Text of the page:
Oestrogen plays a key role in the health of your urinary and reproductive systems. The vagina, vulva, and urinary tract are packed with estrogen receptors, so as oestrogen levels drop your pelvic organs can really suffer. Declining estrogen can mean that:

  • The lining of your bladder and urethra become thinner and less elastic 

  • Pelvic floor muscles become weaker 

  • Vaginal tissues become thinner, drier and less elastic 

As the lining of your bladder and urinary tract become thinner and your pelvic floor weakens, it becomes harder to hold in urine, making you more susceptible to bladder leaks. 

Declining levels of estrogen can cause other problems, such as: 

  • Pelvic organ prolapse. This is when the muscles in your pelvic floor weaken, causing the uterus or bladder to move out of place and bulge on your vaginal wall. 

  • UTIs. Lower levels of estrogen can thin the lining of your vagina and urinary tract, making it more susceptible to harmful bacteria. It can also affect your vaginal pH, making your urinary tract more vulnerable to infection-causing bacteria. 

  • Vaginal atrophy. This is when the lining of the vagina becomes thinner, less elastic and loses its natural lubrication. Vaginal atrophy can cause pain and discomfort, especially during sex. 

Treatment for urinary incontinence during menopause

Bladder leaks don’t have to be an inevitable part of ageing, regardless of their severity.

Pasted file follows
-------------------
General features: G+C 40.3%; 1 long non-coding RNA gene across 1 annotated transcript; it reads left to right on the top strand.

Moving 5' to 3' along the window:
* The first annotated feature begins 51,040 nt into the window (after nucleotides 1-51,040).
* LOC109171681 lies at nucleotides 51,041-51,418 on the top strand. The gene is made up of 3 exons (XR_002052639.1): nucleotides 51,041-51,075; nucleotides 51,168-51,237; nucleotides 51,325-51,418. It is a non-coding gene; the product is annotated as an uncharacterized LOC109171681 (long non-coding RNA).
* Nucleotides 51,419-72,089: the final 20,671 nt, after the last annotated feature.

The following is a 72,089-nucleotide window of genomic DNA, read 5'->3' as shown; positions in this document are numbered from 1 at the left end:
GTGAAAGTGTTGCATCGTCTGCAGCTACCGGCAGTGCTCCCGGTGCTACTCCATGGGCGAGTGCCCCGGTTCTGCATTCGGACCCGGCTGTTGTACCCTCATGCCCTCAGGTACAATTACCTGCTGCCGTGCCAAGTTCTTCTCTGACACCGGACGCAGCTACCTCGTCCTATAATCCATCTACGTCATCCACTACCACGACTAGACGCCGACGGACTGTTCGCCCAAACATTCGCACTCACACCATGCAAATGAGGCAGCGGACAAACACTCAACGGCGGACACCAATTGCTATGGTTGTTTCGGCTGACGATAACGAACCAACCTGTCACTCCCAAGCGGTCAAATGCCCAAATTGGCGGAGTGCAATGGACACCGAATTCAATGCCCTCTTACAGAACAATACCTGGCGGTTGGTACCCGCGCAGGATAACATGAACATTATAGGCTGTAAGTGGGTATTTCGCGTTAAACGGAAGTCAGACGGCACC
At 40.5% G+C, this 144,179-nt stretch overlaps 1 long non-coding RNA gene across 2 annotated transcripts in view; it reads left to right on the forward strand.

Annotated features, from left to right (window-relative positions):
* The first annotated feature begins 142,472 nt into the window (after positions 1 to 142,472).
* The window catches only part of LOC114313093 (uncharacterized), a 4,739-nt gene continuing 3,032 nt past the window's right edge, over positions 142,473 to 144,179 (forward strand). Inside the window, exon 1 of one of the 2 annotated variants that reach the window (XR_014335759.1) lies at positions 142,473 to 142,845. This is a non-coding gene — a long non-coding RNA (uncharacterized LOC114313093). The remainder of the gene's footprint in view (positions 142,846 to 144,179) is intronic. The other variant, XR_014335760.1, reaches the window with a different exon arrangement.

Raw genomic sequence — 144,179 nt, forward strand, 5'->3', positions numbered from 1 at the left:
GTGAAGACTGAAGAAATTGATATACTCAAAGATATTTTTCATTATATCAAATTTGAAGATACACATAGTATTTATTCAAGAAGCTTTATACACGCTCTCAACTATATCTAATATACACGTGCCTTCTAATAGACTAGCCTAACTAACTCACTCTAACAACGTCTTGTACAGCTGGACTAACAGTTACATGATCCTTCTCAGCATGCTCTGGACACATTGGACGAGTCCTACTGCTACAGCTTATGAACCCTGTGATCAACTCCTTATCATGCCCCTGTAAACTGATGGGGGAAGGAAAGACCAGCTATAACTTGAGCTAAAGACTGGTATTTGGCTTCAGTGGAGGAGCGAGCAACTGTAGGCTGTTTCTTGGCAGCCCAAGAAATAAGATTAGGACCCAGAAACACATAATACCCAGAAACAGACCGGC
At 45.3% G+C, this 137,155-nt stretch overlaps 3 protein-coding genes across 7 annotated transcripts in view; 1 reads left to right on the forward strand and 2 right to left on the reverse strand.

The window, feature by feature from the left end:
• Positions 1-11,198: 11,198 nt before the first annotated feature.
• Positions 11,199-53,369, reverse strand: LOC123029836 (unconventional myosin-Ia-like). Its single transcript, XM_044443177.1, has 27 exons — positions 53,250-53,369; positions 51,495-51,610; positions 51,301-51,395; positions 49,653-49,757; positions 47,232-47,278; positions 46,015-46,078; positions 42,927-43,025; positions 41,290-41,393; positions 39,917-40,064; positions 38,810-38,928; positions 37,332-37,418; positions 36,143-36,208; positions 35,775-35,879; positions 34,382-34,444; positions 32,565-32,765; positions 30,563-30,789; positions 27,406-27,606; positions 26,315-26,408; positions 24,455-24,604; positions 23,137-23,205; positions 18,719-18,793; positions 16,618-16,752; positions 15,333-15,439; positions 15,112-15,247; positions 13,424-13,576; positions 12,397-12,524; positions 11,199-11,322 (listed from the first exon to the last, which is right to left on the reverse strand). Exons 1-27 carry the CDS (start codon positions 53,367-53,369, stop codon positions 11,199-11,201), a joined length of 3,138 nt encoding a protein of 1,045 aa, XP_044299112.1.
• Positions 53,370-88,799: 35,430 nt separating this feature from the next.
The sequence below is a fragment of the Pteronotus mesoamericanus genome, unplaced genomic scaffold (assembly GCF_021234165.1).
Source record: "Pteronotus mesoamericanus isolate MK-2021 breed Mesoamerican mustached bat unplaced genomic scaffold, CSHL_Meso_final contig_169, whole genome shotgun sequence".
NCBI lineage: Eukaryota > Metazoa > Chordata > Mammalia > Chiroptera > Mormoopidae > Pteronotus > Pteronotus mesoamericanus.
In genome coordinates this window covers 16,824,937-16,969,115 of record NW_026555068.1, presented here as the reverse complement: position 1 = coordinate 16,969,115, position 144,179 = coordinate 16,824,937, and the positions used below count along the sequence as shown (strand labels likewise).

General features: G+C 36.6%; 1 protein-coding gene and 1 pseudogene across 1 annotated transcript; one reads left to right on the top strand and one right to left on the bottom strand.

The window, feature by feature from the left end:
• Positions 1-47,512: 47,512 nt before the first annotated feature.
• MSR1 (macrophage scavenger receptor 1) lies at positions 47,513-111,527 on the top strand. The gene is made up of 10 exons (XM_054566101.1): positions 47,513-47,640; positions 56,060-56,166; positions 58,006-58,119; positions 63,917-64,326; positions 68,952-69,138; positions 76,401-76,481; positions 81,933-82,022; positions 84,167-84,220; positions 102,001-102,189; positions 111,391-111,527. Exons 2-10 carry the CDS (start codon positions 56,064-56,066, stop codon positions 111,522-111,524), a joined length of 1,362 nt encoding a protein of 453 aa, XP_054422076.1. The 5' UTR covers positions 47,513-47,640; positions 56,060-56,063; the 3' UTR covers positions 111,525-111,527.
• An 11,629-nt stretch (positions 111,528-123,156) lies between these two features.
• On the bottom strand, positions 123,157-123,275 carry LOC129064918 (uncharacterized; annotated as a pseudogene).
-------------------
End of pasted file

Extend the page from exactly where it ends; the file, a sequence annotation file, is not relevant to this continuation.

Luckily, there are plenty of things you can do to improve bladder control during perimenopause and menopause. 

Bladder training

Bladder training is a type of behaviour therapy done with the help of a specially trained expert used to treat incontinence.

Bladder training teaches you to gradually hold in pee to prevent unwanted leaks.

Pelvic floor exercises

Pelvic floor exercises can be done from the comfort of your own home, without the supervision of a doctor. Check out our expert tips on how to strengthen your pelvic floor muscles


Oxybutynin, mirabegron and Botox (yes, you read that correctly!) help your bladder relax and stop it from being overactive. However, medication can have undesired side-effects and should be a last resort to be considered under medical supervision and only after having first explored natural remedies.


Jude’s Bladder Strength Supplements contain pumpkin seed and soy germ, two natural ingredients clinically proven to help strengthen pelvic muscles and reduce symptoms of incontinence. Jude’s Bladder Strength Supplement formulation has been tested in a clinical trial with over 130 women, over the course of six weeks. At the end of the trial, 79% of study participants reported having fewer daily leaks, 70% reported having fewer night-time trips to the bathroom, and more than 80% said they noticed an overall improvement.

Lifestyle changes

Small changes like eating more fibre, staying hydrated, cutting back on bladder irritants (like caffeine, alcohol, and artificial sweeteners) and exercising regularly can all help improve bladder health.

Oh, and proper peeing etiquette is essential, too!

Hormone replacement therapy (HRT)

Although HRT is not usually prescribed as a treatment for incontinence, speak to your doctor about HRT if you’re experiencing other bothersome symptoms of menopause, like hot flashes or vaginal dryness. 


In very rare cases, procedures like mesh surgery or sling surgery may be considered when other treatment options haven’t worked.

Poor bladder health shouldn’t be a “normal” part of ageing or childbirth — that’s why we created the Bladder Care Handbook: our guide to life’s trickly moments. Download your free copy for expert tips on how to look after your bladder.